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by Rick Lewis
A few years ago I went to a Summer music festival. The organisers had brought together bands from all over the planet. One feature of the festival was the interest in bands which mixed musical traditions in unexpected combinations. Afro-Celtic music was particularly popular; I remember a band from Ghana singing in Scots Gaelic and playing their traditional instruments in a way which did indeed seem to mix African and Celtic rhythms. It was a good sound. Whether it is possible to fuse different philosophical traditions in an equally fruitful way is more questionable, but surely a rudimentary knowledge of how the world’s non-Western philosophical traditions work should be part of the mindset of every welleducated philosopher.
Indian and Chinese philosophy are almost unknown in the philosophy departments of the Western world. Philosophers in India, China, Africa are as a general rule wellinformed about Western philosophy, but Western philosophers usually know only about Western philosophy. From a Western perspective we tend to think that modernisation means Westernisation – and infected by our unshakeable confidence, people in other cultures have come to believe this too. But in all those parts of the world there are also counterreactions. Intellectuals believe that they should focus on and develop a better understanding of their own traditions of thought. That is when it gets interesting for us, philosophically. These thinkers are not just doing this out of cultural pride: they are convinced that they can make valuable contributions to philosophy today on the basis of their traditions.
The millennium approacheth, and the skies are full of portents. The fifth horseman of the apocalypse rideth a multicoloured horse and calleth himself Globalisation. We are coming more and more into daily contact with individuals with mindsets rather different from those we are used to. For all these reasons we thought it was time to devote some space to the planet’s other philosophical traditions. Therefore we have put together a special issue on philosophy around the world. As well as philosophy of the more familiar sort, this issue includes articles either about, or from, most of the other major traditions; Indian, African, Islamic, Chinese.
Why do other philosophical traditions get so little attention in the West? Islamic philosophy has respect and recognition because of the achievements of Avicenna (Ibn Sina) but is mainly thought of as a historical phenomenon. The situation for the other traditions is even worse. The Bluffer’s Guide to Philosophy, which regular readers will remember is my most-consulted reference work, advises us to be suitably dismissive of Eastern philosophy as being the domain of “people in grubby yellow robes and other social menaces”, and to explain loftily that whatever they are doing certainly isn’t philosophy as we understand the word. It may be the case that outside the West, philosophy is generally more intertwined with religion and other aspects of culture, but does this make it less philosophical? What does makes a philosophical tradition a philosophical tradition? It asks the most fundamental questions about knowledge and about our lives. It relies on reasoning and criticism rather than revelation or the uncritical acceptance of ancestral wisdom. Even a cursory glance at the articles in this issue should convince you that the intellectual traditions of the East have produced philosophical thinking of the highest order.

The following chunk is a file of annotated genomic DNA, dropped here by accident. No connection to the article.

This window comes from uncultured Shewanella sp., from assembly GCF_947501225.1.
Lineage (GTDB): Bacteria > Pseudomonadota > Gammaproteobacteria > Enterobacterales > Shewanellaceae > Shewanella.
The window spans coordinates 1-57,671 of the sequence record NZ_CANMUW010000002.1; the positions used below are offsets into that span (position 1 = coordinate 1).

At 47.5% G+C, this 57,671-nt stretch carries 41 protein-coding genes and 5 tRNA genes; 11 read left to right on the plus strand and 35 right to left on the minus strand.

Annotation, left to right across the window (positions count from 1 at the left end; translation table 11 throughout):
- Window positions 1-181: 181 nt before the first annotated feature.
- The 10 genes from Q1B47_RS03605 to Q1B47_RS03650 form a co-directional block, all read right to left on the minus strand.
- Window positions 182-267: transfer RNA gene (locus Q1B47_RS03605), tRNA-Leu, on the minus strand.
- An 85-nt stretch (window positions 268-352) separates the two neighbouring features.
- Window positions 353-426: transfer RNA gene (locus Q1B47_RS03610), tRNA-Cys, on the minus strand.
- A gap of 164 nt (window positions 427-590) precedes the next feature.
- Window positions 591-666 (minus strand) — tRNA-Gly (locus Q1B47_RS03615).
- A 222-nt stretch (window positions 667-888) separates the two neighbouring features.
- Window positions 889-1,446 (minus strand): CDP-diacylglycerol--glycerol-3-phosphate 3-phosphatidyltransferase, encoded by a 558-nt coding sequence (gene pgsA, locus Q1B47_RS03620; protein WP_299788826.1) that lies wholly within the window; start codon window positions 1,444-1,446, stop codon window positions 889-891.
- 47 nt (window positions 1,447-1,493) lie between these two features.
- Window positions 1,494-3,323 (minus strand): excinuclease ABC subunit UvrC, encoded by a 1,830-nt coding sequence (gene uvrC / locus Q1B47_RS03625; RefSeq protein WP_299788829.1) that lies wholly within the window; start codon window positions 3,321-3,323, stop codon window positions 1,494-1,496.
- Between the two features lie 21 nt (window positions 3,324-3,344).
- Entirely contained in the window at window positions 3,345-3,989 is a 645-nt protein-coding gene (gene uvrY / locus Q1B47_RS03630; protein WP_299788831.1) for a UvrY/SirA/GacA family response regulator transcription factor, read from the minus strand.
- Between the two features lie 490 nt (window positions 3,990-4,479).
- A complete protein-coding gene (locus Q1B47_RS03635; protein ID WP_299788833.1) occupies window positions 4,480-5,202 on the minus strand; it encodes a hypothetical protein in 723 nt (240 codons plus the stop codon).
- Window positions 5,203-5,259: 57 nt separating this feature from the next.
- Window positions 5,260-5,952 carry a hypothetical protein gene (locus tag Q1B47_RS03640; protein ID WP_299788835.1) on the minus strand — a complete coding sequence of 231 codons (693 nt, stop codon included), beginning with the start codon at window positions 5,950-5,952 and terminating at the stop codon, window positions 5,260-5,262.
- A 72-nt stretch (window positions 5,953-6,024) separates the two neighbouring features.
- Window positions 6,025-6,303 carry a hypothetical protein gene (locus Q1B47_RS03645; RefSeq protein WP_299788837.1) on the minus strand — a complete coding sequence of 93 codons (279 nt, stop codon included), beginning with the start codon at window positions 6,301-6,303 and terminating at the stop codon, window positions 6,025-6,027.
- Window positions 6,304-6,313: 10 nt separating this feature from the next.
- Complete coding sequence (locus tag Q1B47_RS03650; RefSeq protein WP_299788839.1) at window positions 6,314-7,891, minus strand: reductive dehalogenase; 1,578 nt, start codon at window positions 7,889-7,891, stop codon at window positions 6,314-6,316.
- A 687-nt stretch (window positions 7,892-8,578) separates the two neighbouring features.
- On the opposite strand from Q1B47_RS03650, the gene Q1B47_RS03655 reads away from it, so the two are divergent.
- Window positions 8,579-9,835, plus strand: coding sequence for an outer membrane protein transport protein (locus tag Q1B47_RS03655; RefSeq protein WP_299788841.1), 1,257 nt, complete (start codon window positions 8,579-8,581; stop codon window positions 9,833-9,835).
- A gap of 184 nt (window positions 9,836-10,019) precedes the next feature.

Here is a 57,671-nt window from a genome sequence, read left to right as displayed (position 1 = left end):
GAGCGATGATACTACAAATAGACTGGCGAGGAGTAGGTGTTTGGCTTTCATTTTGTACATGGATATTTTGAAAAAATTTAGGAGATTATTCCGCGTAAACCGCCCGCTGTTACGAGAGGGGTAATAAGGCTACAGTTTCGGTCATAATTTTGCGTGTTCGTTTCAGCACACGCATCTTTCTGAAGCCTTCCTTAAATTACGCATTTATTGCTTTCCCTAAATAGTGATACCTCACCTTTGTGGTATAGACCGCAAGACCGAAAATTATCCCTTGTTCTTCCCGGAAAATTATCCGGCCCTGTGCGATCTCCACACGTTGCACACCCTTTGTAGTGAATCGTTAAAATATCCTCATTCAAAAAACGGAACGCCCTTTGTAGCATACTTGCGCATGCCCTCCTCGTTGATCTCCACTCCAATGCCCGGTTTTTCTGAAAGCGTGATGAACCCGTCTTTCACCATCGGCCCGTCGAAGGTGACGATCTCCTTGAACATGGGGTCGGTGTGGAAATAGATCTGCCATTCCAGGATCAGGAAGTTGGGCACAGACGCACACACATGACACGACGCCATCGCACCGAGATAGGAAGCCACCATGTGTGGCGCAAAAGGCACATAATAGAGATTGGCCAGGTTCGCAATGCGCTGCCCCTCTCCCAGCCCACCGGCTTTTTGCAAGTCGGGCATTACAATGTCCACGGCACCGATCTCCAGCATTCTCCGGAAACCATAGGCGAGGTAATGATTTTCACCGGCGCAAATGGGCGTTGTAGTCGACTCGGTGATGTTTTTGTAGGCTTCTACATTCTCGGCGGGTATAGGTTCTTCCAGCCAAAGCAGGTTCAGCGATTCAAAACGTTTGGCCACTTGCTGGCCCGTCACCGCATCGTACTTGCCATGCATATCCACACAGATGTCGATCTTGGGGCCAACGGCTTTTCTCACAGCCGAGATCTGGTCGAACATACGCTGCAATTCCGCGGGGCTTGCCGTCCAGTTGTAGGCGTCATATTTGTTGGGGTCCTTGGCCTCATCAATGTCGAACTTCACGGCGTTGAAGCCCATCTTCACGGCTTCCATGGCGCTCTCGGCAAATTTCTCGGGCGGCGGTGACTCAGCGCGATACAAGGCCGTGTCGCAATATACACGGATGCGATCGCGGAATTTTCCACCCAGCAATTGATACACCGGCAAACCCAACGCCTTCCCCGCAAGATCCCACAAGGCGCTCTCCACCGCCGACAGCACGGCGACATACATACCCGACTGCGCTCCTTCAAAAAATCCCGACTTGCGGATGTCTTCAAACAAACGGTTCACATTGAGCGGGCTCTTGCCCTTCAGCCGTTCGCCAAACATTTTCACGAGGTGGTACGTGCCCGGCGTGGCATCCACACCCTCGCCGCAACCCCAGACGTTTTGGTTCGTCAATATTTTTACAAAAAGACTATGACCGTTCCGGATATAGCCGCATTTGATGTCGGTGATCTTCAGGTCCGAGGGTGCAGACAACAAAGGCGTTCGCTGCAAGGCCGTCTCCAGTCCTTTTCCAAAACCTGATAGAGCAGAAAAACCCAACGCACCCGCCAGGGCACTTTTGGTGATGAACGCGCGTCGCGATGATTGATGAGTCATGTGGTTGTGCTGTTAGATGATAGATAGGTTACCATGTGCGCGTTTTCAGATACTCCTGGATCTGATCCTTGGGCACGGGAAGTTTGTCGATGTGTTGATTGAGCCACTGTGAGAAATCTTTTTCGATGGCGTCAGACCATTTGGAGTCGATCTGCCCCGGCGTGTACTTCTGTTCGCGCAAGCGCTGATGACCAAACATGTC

Some of you may say that with British and American warplanes bombing Serb towns and refugees streaming back and forth across borders, there are pressing matters to discuss in these pages which they can’t find in the table of contents. I can only agree. These developments are deeply troubling and I feel strongly that this is a subject which philosophers should address. Sorry it hasn’t been possible to assemble anything on this at short notice. I hope, without confidence, that by the time this magazine hits the news-stands the war will be only a disturbing memory.
People have occasionally pointed out to me that among my other shortcomings as editor, I am a man. This accusation cannot be levelled at Anja Steinbauer, our newest editor. She is bringing her ideas to fire up editorial discussions and her knowledge of both Chinese and Continental philosophy to bring a little balance to a publication previously run exclusively by demented analyticals, logical positivist throwbacks and other undesireables. A thousand welcomes to her, and also to Derrick Farnham of Ontario, who in a mad moment volunteered to edit our news pages.